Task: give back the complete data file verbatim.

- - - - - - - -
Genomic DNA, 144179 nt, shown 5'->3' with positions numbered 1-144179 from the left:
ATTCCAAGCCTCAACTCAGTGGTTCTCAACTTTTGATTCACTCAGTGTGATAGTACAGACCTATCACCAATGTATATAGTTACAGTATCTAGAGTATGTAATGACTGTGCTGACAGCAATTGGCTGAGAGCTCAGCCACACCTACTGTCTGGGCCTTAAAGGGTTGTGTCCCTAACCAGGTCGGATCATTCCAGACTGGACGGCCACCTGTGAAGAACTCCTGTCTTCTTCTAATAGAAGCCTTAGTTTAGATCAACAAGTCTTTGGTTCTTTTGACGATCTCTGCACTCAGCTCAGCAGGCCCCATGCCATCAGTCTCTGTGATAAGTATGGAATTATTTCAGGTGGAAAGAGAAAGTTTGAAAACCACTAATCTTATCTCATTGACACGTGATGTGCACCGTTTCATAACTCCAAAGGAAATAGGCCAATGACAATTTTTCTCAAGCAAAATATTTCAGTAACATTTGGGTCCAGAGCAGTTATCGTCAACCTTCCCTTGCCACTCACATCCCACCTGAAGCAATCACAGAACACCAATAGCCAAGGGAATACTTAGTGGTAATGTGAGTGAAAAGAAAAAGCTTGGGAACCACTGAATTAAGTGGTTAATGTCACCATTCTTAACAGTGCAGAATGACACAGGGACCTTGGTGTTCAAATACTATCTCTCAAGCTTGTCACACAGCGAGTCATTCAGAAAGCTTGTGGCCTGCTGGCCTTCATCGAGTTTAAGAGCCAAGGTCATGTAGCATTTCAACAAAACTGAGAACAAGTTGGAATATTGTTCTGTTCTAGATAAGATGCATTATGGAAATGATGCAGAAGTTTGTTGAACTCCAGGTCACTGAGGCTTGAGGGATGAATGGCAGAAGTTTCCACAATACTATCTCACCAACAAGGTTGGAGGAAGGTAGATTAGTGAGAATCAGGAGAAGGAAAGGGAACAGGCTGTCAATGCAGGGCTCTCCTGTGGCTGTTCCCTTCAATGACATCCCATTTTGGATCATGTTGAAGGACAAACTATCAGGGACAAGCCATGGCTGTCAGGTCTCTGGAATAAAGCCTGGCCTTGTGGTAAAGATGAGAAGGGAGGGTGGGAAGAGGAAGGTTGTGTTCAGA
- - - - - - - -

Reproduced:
Genomic DNA, 144179 nt, shown 5'->3' with positions numbered 1-144179 from the left:
ATTCCAAGCCTCAACTCAGTGGTTCTCAACTTTTGATTCACTCAGTGTGATAGTACAGACCTATCACCAATGTATATAGTTACAGTATCTAGAGTATGTAATGACTGTGCTGACAGCAATTGGCTGAGAGCTCAGCCACACCTACTGTCTGGGCCTTAAAGGGTTGTGTCCCTAACCAGGTCGGATCATTCCAGACTGGACGGCCACCTGTGAAGAACTCCTGTCTTCTTCTAATAGAAGCCTTAGTTTAGATCAACAAGTCTTTGGTTCTTTTGACGATCTCTGCACTCAGCTCAGCAGGCCCCATGCCATCAGTCTCTGTGATAAGTATGGAATTATTTCAGGTGGAAAGAGAAAGTTTGAAAACCACTAATCTTATCTCATTGACACGTGATGTGCACCGTTTCATAACTCCAAAGGAAATAGGCCAATGACAATTTTTCTCAAGCAAAATATTTCAGTAACATTTGGGTCCAGAGCAGTTATCGTCAACCTTCCCTTGCCACTCACATCCCACCTGAAGCAATCACAGAACACCAATAGCCAAGGGAATACTTAGTGGTAATGTGAGTGAAAAGAAAAAGCTTGGGAACCACTGAATTAAGTGGTTAATGTCACCATTCTTAACAGTGCAGAATGACACAGGGACCTTGGTGTTCAAATACTATCTCTCAAGCTTGTCACACAGCGAGTCATTCAGAAAGCTTGTGGCCTGCTGGCCTTCATCGAGTTTAAGAGCCAAGGTCATGTAGCATTTCAACAAAACTGAGAACAAGTTGGAATATTGTTCTGTTCTAGATAAGATGCATTATGGAAATGATGCAGAAGTTTGTTGAACTCCAGGTCACTGAGGCTTGAGGGATGAATGGCAGAAGTTTCCACAATACTATCTCACCAACAAGGTTGGAGGAAGGTAGATTAGTGAGAATCAGGAGAAGGAAAGGGAACAGGCTGTCAATGCAGGGCTCTCCTGTGGCTGTTCCCTTCAATGACATCCCATTTTGGATCATGTTGAAGGACAAACTATCAGGGACAAGCCATGGCTGTCAGGTCTCTGGAATAAAGCCTGGCCTTGTGGTAAAGATGAGAAGGGAGGGTGGGAAGAGGAAGGTTGTGTTCAGA